Sean Crawford

Chatham

Advisory Board Ex-Officio

217-206-6408

Sean has led WUIS' news operations since the fall of 2009. He replaced the only other person to do so in the station's history, Rich Bradley. Prior to taking over the News Department, Sean worked as Statehouse Bureau Chief for WUIS and other Illinois Public Radio stations. He spent more than a dozen years on the capitol beat.

Sean  began his broadcasting career at his hometown station in Herrin, Illinois while still in high school.  It was there he learned to cover local government, courts and anything else that made the news.  He spent time in the Joliet area as News Director and Operations Manager for a radio station and worked for a chain of weekly newspapers for two years.  Along with news coverage, he reported heavily on sports and did on-air play by play. 

Sean holds a Master's Degree in Public Affairs Reporting from the University of Illinois Springfield. 

Flickr user 401(K) 2012 / "Money" (CC v. 2.0)

Rental housing costs vary across the state, but there is no place where it's affordable to someone earning the minimum wage of $8.25 an hour.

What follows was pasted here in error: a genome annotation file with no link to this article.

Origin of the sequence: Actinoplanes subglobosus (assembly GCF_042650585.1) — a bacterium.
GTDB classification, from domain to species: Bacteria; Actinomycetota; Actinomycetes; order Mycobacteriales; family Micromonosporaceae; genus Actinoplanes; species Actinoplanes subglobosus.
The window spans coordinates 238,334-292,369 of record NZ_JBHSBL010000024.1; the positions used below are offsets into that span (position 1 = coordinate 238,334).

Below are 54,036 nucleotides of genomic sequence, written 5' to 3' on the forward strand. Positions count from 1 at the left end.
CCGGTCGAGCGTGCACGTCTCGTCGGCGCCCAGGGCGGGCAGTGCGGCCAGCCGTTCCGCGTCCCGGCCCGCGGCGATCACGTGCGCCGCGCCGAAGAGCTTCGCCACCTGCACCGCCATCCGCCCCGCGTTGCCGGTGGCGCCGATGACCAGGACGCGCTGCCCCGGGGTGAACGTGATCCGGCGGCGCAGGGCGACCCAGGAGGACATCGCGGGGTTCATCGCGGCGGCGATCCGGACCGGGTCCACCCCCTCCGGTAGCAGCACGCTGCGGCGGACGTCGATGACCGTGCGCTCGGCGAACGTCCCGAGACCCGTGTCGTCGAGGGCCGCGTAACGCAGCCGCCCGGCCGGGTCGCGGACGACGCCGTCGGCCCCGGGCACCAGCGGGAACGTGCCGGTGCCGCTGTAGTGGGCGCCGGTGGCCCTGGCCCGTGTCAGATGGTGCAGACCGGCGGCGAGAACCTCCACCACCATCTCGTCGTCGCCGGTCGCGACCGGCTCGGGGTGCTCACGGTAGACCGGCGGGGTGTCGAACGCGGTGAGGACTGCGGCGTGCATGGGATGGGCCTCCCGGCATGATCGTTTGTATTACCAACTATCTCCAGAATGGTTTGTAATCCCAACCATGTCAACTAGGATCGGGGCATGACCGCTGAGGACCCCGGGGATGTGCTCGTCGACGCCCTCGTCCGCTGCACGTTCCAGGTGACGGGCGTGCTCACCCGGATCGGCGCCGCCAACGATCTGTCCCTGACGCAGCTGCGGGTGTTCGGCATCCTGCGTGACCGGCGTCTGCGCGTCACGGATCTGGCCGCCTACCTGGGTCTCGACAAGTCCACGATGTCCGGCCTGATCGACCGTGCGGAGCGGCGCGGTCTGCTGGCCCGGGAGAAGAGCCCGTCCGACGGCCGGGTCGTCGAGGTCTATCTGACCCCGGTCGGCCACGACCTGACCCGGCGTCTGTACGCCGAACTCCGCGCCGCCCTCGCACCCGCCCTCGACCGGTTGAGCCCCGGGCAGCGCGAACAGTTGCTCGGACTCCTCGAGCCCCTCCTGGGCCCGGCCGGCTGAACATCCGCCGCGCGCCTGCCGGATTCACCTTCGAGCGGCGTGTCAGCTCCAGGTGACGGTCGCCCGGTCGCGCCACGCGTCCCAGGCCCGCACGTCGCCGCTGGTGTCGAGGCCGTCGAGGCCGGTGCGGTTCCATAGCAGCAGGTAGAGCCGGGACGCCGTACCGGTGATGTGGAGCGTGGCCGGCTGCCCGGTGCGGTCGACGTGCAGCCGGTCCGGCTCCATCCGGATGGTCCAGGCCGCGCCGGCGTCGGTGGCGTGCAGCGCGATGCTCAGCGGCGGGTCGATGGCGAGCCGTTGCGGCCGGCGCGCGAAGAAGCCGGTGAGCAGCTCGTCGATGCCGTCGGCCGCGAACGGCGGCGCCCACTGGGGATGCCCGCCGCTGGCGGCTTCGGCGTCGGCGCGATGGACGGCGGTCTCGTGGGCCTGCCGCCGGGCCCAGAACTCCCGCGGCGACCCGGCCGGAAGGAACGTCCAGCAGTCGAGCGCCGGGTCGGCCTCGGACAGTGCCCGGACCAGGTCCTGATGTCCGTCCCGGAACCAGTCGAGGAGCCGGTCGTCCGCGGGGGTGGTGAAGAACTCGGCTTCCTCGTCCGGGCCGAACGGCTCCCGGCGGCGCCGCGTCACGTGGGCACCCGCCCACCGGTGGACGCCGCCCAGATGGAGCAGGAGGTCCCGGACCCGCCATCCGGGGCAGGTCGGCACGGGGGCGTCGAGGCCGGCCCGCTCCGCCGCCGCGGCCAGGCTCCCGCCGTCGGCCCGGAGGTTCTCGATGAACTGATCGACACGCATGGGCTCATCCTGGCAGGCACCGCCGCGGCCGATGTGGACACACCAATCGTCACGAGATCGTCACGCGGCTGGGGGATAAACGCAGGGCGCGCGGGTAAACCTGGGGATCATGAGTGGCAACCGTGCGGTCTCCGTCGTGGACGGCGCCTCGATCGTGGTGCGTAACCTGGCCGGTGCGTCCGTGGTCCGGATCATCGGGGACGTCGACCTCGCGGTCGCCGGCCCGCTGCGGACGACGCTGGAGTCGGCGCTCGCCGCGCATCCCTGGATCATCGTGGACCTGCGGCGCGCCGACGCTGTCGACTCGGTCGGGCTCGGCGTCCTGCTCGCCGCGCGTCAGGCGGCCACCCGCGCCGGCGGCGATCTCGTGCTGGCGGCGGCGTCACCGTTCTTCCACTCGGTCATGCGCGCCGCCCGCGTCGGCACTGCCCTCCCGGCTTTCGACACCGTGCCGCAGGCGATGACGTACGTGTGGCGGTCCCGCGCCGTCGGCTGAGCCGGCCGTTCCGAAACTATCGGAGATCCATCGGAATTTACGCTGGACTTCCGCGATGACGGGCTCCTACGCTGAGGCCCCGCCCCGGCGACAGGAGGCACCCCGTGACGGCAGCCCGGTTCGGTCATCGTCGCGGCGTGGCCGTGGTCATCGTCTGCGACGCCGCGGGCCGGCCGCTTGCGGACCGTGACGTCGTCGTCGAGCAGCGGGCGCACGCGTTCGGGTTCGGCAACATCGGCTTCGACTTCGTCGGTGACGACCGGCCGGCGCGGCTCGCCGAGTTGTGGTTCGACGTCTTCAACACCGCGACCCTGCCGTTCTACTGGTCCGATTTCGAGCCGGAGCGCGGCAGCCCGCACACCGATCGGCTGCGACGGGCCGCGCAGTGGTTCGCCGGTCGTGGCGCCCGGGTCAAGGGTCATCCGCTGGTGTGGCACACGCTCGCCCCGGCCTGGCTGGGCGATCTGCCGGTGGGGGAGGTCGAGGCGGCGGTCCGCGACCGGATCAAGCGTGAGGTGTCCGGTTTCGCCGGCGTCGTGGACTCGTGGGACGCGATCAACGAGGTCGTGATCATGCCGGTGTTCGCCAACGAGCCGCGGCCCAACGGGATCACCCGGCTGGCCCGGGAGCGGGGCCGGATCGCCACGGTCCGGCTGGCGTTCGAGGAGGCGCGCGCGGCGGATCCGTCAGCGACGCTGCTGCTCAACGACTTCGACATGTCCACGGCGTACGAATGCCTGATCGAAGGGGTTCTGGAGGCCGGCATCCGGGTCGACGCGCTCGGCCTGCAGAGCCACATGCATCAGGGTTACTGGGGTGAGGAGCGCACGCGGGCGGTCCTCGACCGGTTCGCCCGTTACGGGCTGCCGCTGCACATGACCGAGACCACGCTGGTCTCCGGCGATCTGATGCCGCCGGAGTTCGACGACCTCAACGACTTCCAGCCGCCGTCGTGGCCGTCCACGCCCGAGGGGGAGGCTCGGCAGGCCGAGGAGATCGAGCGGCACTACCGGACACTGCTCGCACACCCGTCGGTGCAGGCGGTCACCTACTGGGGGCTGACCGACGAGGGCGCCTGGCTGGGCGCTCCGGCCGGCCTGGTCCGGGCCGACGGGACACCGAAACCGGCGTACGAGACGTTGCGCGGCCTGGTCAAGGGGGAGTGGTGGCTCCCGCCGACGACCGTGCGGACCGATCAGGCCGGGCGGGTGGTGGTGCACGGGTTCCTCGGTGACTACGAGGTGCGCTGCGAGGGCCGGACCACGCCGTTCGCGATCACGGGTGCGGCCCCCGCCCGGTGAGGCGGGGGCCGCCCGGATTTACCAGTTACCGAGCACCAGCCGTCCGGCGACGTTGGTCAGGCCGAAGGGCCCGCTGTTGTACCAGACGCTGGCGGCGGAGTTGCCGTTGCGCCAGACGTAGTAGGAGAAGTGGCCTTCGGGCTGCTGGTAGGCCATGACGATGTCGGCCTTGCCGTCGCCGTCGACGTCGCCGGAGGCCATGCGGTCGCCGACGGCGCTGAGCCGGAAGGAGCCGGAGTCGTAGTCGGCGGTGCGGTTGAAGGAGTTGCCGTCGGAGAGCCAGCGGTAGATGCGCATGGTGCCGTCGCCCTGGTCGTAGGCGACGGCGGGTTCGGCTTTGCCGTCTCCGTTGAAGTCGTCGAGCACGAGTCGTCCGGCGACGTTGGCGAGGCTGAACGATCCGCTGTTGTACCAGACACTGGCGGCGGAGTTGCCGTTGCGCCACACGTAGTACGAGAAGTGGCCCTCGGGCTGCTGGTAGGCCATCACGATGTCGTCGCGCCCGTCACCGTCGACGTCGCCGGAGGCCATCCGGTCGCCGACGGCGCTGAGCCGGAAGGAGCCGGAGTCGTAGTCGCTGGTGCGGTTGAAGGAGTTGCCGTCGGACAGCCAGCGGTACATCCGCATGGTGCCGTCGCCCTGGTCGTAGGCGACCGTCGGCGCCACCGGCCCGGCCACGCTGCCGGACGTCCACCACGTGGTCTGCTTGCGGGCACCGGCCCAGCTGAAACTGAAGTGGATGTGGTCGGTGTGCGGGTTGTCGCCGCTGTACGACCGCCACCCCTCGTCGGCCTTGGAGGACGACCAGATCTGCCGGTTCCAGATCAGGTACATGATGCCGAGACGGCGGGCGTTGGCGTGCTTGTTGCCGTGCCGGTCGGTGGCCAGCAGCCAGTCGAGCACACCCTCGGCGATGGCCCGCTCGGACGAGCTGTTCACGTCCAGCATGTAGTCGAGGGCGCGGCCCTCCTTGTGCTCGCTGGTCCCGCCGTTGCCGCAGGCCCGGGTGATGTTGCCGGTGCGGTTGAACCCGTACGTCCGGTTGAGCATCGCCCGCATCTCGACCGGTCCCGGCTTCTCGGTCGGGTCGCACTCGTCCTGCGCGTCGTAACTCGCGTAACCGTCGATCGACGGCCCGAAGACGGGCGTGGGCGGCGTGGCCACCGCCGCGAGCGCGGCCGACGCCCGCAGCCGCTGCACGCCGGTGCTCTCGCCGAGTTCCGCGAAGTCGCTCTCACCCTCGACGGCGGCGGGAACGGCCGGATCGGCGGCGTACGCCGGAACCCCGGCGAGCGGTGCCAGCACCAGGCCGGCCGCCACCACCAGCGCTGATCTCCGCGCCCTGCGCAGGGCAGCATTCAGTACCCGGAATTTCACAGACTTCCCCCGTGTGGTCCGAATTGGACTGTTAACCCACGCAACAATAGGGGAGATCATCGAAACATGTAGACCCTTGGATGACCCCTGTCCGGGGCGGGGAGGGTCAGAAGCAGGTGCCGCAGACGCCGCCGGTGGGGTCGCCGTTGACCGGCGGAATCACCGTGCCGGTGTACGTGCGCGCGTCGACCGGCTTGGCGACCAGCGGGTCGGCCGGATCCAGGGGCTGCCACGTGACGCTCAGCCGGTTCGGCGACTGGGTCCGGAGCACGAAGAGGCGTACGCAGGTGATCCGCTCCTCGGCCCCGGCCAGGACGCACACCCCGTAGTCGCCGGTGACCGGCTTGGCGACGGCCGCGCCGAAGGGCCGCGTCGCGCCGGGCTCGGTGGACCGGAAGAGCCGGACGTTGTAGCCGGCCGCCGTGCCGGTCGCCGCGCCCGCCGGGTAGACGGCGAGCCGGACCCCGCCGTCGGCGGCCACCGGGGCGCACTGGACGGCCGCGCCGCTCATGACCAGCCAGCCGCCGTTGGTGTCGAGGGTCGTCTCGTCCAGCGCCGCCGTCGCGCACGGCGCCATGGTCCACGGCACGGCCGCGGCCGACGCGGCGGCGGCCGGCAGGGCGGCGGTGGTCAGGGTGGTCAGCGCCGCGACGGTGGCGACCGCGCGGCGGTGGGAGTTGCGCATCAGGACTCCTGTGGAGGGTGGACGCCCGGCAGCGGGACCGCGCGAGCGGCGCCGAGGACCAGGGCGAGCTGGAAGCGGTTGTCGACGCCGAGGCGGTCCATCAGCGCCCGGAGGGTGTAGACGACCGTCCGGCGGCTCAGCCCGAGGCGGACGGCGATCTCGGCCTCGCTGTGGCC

Bob Palmer, Policy Director for Housing Action Illinois, said the numbers show a problem that can lead to more homelessness.

ilcampaign.org

Higher education has been among the areas feeling the state budget impasse as funding has been cut.  It has forced some schools to reduce classes, lay off employees and, in some cases, close for several days.

But a review of enrollment indicates small and mid-sized public universities are taking a double hit.  

The faculty will be back in class today for the start of finals week. The agreement was reached after long negotiations over the weekend including 16 hours Sunday.  Details won’t be released until a ratification vote later.

ALPLM

John Wilkes Booth is a villain in history.  Yet, he had a prominent spot in the Abraham Lincoln Presidential Museum in Springfield.

Since the facility opened in 2005, a sinister statue of Booth shadowed the Lincoln family as visitors entered the main plaza.  But that's not the case anymore. 

Spokesman Chris Wills said a decision was made to remove the statue.  “The leadership here…talked it over, listened to what guests had to say and staff, and decided that wasn’t the appropriate place to deal with John Wilkes Booth and what he did.”

 

As Illinois remains mired in gridlock and nearing two years without a full budget, voters are pinning the blame on state leaders.

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